(3) Before the pandemic, I enjoyed yoga, dance, massages, acupuncture, and sound healing regularly. My body indicated to me it was time to leave my job when I found myself in constant states of stress rather than states of thriving, despite my discipline in self-care.

(4) I have deep gratitude and respect for those I connected with on the task force. I cherish and value the community gained through the experience and the wisdom and kindness shared with me.

(5) In the field of museum education, the dominant group is white straight cisgender able-bodied women. Considering this, how might our thinking shift around inequities in the field with the dominant group consisting of white women rather than white men?

(6) NAEA has numerous interest groups that bring together members that share an interest in specific issues and topics in art education. These groups have no voting power and compete with one another for resources and visibility, thus marginalizing them within the organization.

(7) The text in the table is quoted from Grigsby’s (1997) historical account of the COMC and the Task Force Recommendations (2019)

(8) This may sound familiar to educators whose work is positioned in ways that prove to communities and funders that their museum is on the front line of progress of diversity and access while everything taking place behind the actual front line staff is anything but.

(9) See: “To Bear Witness: Real Talk about White Supremacy in Art Museums Today” by Dr. Kelli Morgan, “On the Limits of Care and Knowledge: 15 Points Museums Must Understand to Dismantle Structural Injustice” by Yesomi Umolu, and “The George Floyd Protests Spurred Museums to Promise Change. Here’s What They’ve Actually Done So Far” by Taylor Dafoe & Caroline Goldstein.

(10) The paragraph preceding this passage is also of great significance to me. Batchelor (2008) writes:

“The process of awakening is like walking on a footpath. When we find such a path after hours of struggling through undergrowth, we know at last that we are heading somewhere. Moreover, we suddenly feel that we can move freely without obstruction. We settle into a rhythmic and easy pace. At the same time we are reconnected to others: men, women, and animals who have walked here before us. The path is maintained as a path only because of the tread of the feet. Just as others have created this path for us, so by walking on it we maintain it for those who will come after us. What counts is not so much the destination but the resolve to take the next step.” (p. 42)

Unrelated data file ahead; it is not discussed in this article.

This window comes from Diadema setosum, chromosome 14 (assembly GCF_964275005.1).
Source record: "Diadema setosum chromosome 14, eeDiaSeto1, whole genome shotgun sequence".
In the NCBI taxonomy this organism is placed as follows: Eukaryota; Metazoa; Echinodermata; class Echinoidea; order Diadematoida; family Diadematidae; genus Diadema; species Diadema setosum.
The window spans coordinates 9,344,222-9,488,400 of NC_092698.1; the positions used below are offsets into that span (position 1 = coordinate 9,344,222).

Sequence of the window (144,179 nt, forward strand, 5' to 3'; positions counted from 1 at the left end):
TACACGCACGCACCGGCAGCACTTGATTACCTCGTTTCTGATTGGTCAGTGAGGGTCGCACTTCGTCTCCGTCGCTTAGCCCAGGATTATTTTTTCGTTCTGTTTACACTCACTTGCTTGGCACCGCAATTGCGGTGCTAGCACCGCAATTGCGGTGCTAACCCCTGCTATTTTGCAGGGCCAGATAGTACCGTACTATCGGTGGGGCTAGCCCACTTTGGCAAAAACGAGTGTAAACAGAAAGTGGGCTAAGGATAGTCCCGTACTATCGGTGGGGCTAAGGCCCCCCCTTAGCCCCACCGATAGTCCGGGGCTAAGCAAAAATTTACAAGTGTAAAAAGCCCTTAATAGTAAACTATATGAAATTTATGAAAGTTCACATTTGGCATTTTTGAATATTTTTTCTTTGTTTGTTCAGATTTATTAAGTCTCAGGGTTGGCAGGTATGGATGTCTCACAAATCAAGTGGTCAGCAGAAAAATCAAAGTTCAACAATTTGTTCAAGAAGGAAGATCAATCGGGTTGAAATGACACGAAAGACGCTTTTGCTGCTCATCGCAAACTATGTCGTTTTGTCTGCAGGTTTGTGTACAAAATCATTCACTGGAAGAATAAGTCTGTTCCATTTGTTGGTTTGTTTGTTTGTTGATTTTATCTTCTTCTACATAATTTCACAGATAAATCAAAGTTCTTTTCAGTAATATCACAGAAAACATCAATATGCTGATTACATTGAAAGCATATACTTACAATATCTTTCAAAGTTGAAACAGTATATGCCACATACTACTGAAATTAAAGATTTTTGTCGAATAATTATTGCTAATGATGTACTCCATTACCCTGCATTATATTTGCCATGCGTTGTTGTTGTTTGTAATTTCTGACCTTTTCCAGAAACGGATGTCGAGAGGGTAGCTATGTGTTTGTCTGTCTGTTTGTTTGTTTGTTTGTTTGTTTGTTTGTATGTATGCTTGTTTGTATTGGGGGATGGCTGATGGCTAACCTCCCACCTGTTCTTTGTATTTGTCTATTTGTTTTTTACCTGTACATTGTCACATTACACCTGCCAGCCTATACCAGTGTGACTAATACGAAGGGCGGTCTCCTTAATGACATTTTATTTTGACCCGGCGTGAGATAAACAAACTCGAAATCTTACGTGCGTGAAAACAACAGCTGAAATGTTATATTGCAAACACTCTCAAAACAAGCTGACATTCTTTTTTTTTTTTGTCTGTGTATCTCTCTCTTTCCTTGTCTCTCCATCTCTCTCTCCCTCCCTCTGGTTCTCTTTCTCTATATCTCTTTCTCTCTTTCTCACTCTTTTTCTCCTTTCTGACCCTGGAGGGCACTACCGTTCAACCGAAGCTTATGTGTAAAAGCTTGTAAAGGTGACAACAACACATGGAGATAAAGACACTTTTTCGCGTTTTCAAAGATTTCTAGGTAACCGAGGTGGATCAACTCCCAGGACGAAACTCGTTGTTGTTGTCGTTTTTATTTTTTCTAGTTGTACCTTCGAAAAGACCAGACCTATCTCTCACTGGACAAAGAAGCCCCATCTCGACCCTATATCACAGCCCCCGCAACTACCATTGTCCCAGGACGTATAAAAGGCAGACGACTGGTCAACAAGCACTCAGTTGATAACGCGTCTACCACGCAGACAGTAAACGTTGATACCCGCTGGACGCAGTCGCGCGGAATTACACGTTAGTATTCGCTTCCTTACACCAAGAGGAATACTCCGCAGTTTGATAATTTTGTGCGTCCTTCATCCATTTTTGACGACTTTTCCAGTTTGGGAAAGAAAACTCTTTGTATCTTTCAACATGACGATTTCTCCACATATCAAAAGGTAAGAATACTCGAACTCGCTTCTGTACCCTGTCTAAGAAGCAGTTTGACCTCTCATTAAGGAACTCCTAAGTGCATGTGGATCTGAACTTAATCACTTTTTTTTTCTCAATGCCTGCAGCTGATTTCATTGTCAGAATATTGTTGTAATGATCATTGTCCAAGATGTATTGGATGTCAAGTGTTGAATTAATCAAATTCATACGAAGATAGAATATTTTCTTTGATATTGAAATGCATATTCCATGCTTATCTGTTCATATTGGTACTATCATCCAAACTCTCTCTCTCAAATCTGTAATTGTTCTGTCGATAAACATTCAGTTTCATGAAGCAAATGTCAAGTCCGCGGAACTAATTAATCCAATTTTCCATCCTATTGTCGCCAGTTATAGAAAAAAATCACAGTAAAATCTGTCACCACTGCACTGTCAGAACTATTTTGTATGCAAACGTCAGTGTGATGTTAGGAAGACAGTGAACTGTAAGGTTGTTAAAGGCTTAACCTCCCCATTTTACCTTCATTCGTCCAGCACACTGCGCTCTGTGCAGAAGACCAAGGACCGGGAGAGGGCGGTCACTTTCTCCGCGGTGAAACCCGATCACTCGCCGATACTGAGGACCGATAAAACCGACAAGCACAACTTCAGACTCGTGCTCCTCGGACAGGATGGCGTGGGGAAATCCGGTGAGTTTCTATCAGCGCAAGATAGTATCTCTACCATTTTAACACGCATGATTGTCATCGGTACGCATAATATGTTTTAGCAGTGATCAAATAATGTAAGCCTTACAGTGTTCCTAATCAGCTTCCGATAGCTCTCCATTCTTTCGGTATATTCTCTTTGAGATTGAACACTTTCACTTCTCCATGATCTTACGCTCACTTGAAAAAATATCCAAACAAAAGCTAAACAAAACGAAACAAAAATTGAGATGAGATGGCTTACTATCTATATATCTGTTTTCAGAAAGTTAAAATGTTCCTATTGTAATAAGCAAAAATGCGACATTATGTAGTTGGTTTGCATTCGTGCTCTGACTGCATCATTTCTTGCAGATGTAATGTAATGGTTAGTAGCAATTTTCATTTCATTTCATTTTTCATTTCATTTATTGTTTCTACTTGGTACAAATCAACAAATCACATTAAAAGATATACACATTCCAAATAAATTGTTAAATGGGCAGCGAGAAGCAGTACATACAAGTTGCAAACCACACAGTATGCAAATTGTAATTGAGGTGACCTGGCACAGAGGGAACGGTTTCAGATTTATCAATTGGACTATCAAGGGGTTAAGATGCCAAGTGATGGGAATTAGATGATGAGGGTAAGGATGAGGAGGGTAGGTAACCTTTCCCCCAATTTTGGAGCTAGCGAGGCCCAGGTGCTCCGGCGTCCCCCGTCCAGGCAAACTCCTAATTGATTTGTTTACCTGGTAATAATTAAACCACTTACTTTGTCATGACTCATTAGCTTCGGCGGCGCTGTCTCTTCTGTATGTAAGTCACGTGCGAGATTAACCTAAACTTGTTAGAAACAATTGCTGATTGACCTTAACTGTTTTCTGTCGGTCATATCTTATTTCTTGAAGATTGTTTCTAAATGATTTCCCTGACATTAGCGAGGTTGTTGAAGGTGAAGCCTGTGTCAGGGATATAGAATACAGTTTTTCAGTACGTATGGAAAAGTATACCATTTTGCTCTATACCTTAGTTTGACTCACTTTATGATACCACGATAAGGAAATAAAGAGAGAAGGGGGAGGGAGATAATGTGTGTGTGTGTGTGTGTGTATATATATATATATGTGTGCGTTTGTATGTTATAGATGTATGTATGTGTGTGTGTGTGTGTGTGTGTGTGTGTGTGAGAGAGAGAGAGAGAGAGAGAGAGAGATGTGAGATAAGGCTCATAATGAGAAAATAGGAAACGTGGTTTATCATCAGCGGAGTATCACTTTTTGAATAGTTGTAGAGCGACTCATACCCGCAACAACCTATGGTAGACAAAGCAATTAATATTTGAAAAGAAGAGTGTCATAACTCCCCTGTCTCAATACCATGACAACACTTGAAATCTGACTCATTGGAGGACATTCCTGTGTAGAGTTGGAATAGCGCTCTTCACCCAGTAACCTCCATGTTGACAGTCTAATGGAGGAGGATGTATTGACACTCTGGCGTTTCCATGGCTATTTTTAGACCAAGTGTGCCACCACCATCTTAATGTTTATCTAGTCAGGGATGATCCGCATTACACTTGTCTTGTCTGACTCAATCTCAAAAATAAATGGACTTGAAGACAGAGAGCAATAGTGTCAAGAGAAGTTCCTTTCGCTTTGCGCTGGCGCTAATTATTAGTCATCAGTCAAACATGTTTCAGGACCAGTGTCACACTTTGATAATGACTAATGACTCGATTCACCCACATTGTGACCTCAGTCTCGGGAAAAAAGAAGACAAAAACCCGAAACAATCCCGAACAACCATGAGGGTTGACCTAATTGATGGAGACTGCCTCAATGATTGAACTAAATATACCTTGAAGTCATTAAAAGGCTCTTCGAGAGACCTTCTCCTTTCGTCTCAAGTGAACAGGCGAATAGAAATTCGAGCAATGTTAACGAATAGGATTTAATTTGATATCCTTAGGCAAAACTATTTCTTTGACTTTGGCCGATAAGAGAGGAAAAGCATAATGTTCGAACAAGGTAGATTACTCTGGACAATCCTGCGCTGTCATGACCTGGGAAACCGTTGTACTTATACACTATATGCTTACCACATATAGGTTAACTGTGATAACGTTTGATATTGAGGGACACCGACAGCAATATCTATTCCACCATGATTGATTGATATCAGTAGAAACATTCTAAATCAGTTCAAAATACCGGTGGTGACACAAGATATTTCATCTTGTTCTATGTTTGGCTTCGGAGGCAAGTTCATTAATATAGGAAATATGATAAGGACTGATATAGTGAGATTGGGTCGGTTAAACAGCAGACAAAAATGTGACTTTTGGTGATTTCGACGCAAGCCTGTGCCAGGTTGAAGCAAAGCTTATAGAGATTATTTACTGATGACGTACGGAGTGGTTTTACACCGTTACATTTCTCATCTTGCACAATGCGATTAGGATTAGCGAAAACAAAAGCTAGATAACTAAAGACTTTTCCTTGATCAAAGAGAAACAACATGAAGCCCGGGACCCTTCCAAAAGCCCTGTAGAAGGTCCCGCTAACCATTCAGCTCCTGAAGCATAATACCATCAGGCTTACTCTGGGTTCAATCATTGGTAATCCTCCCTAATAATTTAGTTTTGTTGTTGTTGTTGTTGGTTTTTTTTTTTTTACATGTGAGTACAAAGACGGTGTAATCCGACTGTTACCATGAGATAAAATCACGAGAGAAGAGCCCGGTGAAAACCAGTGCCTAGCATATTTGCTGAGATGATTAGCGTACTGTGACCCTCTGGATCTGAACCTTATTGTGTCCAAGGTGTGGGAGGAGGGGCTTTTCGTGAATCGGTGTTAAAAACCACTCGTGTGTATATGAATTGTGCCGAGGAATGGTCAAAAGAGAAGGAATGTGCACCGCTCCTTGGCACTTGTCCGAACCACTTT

In my previous Viewfinder article I wrote about educators holding space for equity and inclusion. The work I was able to accomplish in the field was only possible because of the space that was held and taken by those fighting for change before me. And I know there are many who will continue to hold and take more space after me. Museums need us to change and I offer my gratitude, respect, and solidarity to all who have, will, and continue to take the charge.

(11) I am wondering if sabbaticals could be a bridge from collective surviving to collective thriving.

(12) I established myself as a sole proprietor so I may be appropriately compensated for my expertise as a freelance educator and consultant. I have also joined a network marketing company aligned with my values that garners passive income so I may earn money while volunteering at the meditation center.


Batchelor, S. (2008). Buddhism without beliefs: A contemporary guide to awakening. London: Bloomsbury.

Brown, A. M. (2017). Emergent strategy: Shaping change, changing worlds. Chico, CA: AK Press.

David, E. (2013). Brown skin, white minds: Filipino-/American postcolonial psychology (with commentaries) = Kayumanggi balat, puti isip. Charlotte, NC: Information Age Publishing.

Grigsby, J. E., Jr. (1997). People of Color, Their Changing Role in the NAEA. J. A. Michael (Author), The National Art Education Association: Our history — celebrating 50 years: 1947–1997 (pp. 167–179). Reston, VA: National Art Education Association.

Hooks, B. (2017). Teaching to transgress: Education as the practice of freedom. New York, NY: Routledge.

Jennings, G., Jones-Rizzi, J., Bryant, J., Bryant-Greenwell, K., & Catlin-Legutko, C. (2017). Moving Toward Internal Transformation: Awareness, Acceptance, Action. In J. White (Ed.), MASS Action Toolkit (pp. 17–32).

Watzlawick, P., Weakland, J. H., & Fisch, R. (2011). Change: Principles of problem formation and problem resolution. New York, NY: W.W. Norton &.



NAEA Museum Education
Viewfinder: Reflecting on Museum Education

National Art Education Association Museum Education Division